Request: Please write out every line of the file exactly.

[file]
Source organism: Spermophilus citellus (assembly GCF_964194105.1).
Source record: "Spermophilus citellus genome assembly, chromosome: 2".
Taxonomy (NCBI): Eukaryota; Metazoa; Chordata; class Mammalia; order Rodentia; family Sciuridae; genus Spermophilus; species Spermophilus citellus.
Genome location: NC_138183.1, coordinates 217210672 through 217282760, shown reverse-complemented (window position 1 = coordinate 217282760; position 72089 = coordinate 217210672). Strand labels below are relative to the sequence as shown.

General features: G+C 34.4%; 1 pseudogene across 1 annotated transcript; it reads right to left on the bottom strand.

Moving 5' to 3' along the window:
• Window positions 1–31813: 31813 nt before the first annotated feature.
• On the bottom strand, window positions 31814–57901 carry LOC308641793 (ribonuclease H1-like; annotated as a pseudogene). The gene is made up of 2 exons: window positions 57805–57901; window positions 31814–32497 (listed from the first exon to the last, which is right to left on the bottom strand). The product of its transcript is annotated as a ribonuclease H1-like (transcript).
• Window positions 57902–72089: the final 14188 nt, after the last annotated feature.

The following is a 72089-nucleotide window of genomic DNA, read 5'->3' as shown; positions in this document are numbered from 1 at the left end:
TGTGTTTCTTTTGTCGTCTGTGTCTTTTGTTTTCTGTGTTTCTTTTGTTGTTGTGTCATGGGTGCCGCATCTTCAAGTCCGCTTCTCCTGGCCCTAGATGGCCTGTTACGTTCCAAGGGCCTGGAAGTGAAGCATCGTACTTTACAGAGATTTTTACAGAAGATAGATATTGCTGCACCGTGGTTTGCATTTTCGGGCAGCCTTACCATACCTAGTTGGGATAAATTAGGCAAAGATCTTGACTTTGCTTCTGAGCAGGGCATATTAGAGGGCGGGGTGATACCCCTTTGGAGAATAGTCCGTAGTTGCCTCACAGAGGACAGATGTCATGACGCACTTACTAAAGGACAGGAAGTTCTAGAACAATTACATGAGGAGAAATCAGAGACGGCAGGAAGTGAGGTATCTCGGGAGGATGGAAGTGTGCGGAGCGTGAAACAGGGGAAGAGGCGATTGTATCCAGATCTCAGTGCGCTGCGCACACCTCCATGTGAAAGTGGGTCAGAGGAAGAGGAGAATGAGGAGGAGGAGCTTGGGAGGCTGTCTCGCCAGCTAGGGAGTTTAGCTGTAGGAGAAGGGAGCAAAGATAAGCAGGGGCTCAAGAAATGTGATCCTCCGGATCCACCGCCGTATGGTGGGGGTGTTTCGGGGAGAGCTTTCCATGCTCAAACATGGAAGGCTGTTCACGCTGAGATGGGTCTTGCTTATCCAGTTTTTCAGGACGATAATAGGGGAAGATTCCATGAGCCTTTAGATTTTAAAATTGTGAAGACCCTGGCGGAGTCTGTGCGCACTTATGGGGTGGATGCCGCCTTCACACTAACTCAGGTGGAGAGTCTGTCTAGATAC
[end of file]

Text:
Source organism: Spermophilus citellus (assembly GCF_964194105.1).
Source record: "Spermophilus citellus genome assembly, chromosome: 2".
Taxonomy (NCBI): Eukaryota; Metazoa; Chordata; class Mammalia; order Rodentia; family Sciuridae; genus Spermophilus; species Spermophilus citellus.
Genome location: NC_138183.1, coordinates 217210672 through 217282760, shown reverse-complemented (window position 1 = coordinate 217282760; position 72089 = coordinate 217210672). Strand labels below are relative to the sequence as shown.

General features: G+C 34.4%; 1 pseudogene across 1 annotated transcript; it reads right to left on the bottom strand.

Moving 5' to 3' along the window:
• Window positions 1–31813: 31813 nt before the first annotated feature.
• On the bottom strand, window positions 31814–57901 carry LOC308641793 (ribonuclease H1-like; annotated as a pseudogene). The gene is made up of 2 exons: window positions 57805–57901; window positions 31814–32497 (listed from the first exon to the last, which is right to left on the bottom strand). The product of its transcript is annotated as a ribonuclease H1-like (transcript).
• Window positions 57902–72089: the final 14188 nt, after the last annotated feature.

The following is a 72089-nucleotide window of genomic DNA, read 5'->3' as shown; positions in this document are numbered from 1 at the left end:
TGTGTTTCTTTTGTCGTCTGTGTCTTTTGTTTTCTGTGTTTCTTTTGTTGTTGTGTCATGGGTGCCGCATCTTCAAGTCCGCTTCTCCTGGCCCTAGATGGCCTGTTACGTTCCAAGGGCCTGGAAGTGAAGCATCGTACTTTACAGAGATTTTTACAGAAGATAGATATTGCTGCACCGTGGTTTGCATTTTCGGGCAGCCTTACCATACCTAGTTGGGATAAATTAGGCAAAGATCTTGACTTTGCTTCTGAGCAGGGCATATTAGAGGGCGGGGTGATACCCCTTTGGAGAATAGTCCGTAGTTGCCTCACAGAGGACAGATGTCATGACGCACTTACTAAAGGACAGGAAGTTCTAGAACAATTACATGAGGAGAAATCAGAGACGGCAGGAAGTGAGGTATCTCGGGAGGATGGAAGTGTGCGGAGCGTGAAACAGGGGAAGAGGCGATTGTATCCAGATCTCAGTGCGCTGCGCACACCTCCATGTGAAAGTGGGTCAGAGGAAGAGGAGAATGAGGAGGAGGAGCTTGGGAGGCTGTCTCGCCAGCTAGGGAGTTTAGCTGTAGGAGAAGGGAGCAAAGATAAGCAGGGGCTCAAGAAATGTGATCCTCCGGATCCACCGCCGTATGGTGGGGGTGTTTCGGGGAGAGCTTTCCATGCTCAAACATGGAAGGCTGTTCACGCTGAGATGGGTCTTGCTTATCCAGTTTTTCAGGACGATAATAGGGGAAGATTCCATGAGCCTTTAGATTTTAAAATTGTGAAGACCCTGGCGGAGTCTGTGCGCACTTATGGGGTGGATGCCGCCTTCACACTAACTCAGGTGGAGAGTCTGTCTAGATAC